Benjamin Whitman.

Nelson's biographical dictionary and historical reference book of Erie County, Pennsylvania : containing a condensed history of Pennsylvania, of Erie County, and of the several cities, boroughs and townships in the county also portraits and biographies of the governor's since 1790, and of numerous r online

. (page 174 of 192)
Online LibraryBenjamin WhitmanNelson's biographical dictionary and historical reference book of Erie County, Pennsylvania : containing a condensed history of Pennsylvania, of Erie County, and of the several cities, boroughs and townships in the county also portraits and biographies of the governor's since 1790, and of numerous r → online text (page 174 of 192)
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the field hospital about thni- iimiitlis wiienhe received
his discharge for causes whu h «c mcil not state here
— for the scar which he > .inns (ilic loss of an eye)
gives modesty a tongue, lb' rctiirned. home and has
since devoted his entire attention to farming and suc-
ceeded to the old homestead, which was cleared and
settled by his pioneer father. He is a member of the
G. A. R. and is a Republican.

Richard B. Reid, North East, Pa., owner and
proprietor of Reid's furniture factory and planing mill,
was born near Belfast, County Antrim, Ireland, March
10,1843. He is a son of James and Margaret (Bell)
Reid. They were both natives of Ireland, and the
father now resides on his old homestead in that coun-
try. The mother died March 10, 1860. They reared
a family of five children, viz.: James and Joseph,
twins; the former now resides with his father and the
latter at Grace Hill, about a mile from the old home-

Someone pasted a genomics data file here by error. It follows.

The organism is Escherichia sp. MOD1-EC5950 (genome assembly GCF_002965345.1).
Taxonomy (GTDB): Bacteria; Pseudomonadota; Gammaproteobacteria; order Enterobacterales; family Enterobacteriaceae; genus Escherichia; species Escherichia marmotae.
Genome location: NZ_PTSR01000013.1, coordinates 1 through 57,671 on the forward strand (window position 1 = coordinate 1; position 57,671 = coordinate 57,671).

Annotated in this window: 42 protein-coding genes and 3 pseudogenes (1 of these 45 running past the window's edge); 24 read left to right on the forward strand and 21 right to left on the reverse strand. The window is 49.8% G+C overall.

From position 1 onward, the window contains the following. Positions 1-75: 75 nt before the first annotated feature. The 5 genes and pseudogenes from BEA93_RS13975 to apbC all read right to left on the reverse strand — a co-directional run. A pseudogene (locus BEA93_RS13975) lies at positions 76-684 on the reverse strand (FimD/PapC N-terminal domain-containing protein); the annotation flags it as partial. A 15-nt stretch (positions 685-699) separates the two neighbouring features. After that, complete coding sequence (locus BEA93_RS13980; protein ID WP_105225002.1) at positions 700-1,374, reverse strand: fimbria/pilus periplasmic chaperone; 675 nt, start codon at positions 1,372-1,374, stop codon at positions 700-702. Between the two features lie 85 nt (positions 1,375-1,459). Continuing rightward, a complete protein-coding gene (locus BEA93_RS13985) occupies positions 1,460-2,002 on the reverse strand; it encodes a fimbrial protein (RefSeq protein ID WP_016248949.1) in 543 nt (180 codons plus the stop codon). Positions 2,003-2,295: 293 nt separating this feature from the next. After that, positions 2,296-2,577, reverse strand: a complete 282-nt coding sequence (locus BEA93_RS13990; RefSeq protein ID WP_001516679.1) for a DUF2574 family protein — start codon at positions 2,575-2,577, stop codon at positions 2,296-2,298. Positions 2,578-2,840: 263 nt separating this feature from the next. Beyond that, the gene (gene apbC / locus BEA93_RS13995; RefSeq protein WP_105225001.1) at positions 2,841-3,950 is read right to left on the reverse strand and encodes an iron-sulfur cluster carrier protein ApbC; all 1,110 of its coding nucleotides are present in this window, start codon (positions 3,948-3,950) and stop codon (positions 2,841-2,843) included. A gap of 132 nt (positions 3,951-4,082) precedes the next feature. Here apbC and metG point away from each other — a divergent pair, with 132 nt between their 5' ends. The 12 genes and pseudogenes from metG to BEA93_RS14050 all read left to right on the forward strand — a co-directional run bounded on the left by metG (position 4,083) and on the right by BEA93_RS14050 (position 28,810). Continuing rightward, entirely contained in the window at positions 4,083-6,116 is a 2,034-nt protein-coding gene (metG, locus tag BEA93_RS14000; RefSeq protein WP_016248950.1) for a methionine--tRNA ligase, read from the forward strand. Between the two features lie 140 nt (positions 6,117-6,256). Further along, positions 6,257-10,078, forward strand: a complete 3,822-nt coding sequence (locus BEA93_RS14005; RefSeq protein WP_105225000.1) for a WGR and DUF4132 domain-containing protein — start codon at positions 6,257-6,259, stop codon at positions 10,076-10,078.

stead; Hugh resides at Cherokee, Kan., and Margaret
Ann, at hoine, in Ireland. Richard B. was reared and
educated in his native land and in 1863 came to America.
He landed in New York and went to Cannonsville, a
small town near that city, where he remained about
six months, when he went tn Washington county, New
York. In the siiring of isii.'i he came to North East.
About 1865 he engaged in the furniture and cabinet
manufacturing business, which he has since followed.
He built his present factory, which is situated on the
south side of the town, in 1887. He carries on an exten-
sive and successful business, making a specialty of
order work. He was married to Miss Sophronie Hunt-
ley, of North East, a native of Wattsburg, Pa. They
have five children, viz.: James, Flo, Edward, Fred
and Max. Mr. Reid is one of the progressive business
men of the town of North East, and politically is a Re-

E. D. Pratt, North East, Pa., was born at
Humphrey, Cattaraugus county, N. Y., August 26,
1838. He'is a son of Erastus B. and Eunice M. (Pierce)
Pratt. The father was born at Pompey, Onondaga
county, N. Y., May 10, 1810. The Pratts are an old